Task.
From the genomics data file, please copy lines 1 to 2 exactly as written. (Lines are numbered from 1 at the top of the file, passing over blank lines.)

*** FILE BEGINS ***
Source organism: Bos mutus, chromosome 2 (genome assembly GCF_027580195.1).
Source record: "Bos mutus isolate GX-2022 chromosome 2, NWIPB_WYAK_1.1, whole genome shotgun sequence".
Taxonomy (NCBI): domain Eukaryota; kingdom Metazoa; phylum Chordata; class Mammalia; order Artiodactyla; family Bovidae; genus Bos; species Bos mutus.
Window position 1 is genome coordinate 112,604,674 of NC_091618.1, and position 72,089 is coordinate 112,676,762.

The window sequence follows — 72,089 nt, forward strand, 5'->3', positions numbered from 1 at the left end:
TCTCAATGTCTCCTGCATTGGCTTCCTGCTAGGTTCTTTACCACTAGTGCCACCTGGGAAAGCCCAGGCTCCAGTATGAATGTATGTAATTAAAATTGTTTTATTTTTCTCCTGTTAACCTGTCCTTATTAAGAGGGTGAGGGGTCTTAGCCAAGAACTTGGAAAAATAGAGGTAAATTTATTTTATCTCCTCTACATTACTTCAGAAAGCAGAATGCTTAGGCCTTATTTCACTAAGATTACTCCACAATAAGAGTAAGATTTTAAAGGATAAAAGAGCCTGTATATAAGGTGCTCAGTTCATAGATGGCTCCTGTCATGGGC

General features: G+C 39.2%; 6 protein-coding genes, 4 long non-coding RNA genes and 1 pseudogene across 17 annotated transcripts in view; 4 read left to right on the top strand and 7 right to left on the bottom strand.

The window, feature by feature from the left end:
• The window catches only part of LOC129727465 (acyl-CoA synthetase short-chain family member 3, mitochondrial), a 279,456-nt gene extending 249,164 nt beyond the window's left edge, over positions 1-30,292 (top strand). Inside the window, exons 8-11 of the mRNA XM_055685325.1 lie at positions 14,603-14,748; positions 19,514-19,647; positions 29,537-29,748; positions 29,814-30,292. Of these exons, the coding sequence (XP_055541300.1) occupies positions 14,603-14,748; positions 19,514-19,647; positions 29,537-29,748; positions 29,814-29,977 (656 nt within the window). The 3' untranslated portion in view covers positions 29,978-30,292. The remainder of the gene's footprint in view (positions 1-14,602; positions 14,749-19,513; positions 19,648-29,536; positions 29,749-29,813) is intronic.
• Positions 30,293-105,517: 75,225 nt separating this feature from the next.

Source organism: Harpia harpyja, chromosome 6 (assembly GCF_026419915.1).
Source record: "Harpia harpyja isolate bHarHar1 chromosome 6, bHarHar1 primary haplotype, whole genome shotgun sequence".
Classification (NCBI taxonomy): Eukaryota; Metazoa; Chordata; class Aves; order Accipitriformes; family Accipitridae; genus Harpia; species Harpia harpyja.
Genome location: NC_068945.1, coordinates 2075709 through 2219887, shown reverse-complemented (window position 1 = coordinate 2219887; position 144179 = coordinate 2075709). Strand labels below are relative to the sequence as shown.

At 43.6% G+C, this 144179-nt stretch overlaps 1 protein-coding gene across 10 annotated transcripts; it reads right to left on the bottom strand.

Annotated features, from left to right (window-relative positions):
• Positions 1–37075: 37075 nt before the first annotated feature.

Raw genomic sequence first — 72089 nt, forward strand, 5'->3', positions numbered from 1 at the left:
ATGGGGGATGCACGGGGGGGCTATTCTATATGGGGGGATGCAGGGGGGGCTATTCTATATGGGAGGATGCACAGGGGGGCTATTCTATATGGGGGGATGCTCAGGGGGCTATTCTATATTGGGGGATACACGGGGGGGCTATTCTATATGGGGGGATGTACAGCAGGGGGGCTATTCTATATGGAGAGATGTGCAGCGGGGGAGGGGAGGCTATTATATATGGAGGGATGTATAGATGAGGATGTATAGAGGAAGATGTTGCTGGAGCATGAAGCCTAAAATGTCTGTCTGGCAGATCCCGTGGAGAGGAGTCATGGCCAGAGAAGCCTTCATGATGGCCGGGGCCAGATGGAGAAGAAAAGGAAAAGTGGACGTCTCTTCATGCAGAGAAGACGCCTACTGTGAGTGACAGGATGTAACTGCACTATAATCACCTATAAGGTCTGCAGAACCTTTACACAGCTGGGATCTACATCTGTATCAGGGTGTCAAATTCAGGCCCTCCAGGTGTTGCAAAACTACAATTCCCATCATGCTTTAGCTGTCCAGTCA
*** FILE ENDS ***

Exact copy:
Source organism: Bos mutus, chromosome 2 (genome assembly GCF_027580195.1).
Source record: "Bos mutus isolate GX-2022 chromosome 2, NWIPB_WYAK_1.1, whole genome shotgun sequence".